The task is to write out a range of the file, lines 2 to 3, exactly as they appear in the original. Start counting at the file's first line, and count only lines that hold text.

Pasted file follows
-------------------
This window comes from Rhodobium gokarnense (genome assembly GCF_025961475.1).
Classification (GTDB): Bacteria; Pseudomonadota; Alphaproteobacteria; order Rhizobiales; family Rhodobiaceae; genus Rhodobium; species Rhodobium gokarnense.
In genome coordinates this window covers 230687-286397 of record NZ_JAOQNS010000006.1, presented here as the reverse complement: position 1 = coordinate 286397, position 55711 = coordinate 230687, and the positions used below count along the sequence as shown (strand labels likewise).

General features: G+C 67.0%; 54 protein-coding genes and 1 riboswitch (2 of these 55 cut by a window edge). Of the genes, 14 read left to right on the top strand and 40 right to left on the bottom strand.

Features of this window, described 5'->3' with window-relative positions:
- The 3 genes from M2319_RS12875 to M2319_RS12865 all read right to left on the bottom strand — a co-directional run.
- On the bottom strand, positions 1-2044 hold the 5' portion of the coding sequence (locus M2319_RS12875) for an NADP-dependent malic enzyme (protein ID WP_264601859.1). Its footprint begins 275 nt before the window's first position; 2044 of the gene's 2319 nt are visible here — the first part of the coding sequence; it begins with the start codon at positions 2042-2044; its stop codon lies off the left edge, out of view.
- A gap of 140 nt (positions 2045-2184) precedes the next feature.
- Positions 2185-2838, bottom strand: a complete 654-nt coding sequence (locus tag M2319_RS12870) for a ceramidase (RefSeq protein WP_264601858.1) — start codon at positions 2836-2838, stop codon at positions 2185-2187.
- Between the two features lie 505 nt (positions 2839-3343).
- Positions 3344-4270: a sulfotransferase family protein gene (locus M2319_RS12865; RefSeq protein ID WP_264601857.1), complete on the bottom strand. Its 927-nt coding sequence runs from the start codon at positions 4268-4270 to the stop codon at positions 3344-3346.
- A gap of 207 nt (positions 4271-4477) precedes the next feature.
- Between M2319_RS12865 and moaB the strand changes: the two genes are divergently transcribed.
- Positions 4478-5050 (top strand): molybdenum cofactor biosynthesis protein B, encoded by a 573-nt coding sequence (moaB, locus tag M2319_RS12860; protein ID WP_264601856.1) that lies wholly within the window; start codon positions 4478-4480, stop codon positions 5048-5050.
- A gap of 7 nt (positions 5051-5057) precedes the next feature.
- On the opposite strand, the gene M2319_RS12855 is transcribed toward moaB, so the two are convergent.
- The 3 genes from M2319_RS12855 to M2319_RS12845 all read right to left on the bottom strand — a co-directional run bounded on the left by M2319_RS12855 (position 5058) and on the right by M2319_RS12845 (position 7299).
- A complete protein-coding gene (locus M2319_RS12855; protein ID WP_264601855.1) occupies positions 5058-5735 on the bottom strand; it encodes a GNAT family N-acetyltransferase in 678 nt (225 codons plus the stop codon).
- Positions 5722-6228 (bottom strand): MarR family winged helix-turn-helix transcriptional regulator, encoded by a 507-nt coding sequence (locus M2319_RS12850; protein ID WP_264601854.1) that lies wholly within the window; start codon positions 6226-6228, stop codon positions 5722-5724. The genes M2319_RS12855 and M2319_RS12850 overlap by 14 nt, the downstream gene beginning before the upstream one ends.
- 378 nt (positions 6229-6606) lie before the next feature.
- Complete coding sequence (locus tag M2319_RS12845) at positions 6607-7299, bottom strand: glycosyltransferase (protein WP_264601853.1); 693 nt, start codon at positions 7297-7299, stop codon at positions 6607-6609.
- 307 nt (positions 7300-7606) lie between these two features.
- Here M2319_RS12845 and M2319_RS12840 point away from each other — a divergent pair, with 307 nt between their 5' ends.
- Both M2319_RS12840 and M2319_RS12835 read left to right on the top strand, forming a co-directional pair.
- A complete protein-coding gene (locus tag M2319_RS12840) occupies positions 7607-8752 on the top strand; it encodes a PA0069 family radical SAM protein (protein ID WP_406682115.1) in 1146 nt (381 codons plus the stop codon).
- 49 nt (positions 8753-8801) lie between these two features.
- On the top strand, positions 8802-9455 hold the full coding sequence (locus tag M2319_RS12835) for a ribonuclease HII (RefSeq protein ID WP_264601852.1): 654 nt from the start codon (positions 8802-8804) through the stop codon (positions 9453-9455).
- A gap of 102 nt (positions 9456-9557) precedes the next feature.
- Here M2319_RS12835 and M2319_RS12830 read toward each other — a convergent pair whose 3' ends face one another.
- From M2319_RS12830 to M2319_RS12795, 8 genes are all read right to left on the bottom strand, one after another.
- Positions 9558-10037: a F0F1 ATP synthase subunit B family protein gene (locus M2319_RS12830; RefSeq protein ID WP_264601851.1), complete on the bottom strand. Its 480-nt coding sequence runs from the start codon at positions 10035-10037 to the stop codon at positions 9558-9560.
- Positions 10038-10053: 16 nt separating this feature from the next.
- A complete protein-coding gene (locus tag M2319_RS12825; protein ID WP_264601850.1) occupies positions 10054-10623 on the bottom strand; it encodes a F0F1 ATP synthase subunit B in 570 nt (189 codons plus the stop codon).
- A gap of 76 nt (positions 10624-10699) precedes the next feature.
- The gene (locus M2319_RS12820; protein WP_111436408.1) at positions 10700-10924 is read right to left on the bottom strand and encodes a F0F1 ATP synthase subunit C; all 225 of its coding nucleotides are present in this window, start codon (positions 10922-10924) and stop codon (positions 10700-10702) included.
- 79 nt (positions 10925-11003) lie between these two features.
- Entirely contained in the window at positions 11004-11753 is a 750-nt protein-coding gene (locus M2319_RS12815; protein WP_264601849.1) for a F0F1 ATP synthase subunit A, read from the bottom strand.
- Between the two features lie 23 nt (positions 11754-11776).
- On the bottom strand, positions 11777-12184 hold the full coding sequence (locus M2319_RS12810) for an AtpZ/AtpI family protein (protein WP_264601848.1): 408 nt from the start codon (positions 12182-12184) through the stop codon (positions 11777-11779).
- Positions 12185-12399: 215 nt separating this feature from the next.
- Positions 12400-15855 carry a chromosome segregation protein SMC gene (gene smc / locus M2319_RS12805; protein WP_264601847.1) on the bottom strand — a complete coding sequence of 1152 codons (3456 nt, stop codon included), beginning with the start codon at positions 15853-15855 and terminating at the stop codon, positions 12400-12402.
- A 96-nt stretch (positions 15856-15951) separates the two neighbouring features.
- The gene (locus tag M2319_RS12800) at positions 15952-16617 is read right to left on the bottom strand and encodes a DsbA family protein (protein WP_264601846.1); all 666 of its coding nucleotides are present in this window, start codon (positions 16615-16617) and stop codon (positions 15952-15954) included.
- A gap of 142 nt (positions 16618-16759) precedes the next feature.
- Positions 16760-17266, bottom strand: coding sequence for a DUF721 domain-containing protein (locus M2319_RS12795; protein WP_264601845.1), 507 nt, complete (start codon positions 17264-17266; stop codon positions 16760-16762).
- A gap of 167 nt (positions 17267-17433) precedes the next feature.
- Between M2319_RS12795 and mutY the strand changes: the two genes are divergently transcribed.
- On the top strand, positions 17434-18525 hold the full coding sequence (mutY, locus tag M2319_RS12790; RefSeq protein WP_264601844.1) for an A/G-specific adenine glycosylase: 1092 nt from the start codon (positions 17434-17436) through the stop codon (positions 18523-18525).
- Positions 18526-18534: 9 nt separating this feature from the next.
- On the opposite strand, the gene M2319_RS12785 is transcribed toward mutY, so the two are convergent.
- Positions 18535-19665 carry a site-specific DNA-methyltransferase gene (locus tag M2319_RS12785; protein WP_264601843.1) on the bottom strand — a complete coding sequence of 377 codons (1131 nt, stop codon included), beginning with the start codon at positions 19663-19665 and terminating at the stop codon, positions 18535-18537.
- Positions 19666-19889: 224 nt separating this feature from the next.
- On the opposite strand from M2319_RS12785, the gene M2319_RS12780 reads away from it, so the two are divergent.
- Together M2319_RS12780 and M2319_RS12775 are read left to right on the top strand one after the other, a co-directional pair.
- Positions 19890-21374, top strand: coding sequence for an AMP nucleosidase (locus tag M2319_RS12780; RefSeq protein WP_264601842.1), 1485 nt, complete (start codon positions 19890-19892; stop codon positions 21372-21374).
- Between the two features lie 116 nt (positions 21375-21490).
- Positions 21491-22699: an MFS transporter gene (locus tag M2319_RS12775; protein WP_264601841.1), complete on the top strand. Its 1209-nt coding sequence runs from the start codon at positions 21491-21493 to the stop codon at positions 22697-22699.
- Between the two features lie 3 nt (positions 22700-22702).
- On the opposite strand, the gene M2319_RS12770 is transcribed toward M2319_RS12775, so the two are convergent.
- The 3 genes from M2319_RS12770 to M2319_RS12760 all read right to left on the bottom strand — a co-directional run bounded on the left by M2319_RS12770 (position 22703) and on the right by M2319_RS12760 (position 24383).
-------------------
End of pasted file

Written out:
Classification (GTDB): Bacteria; Pseudomonadota; Alphaproteobacteria; order Rhizobiales; family Rhodobiaceae; genus Rhodobium; species Rhodobium gokarnense.
In genome coordinates this window covers 230687-286397 of record NZ_JAOQNS010000006.1, presented here as the reverse complement: position 1 = coordinate 286397, position 55711 = coordinate 230687, and the positions used below count along the sequence as shown (strand labels likewise).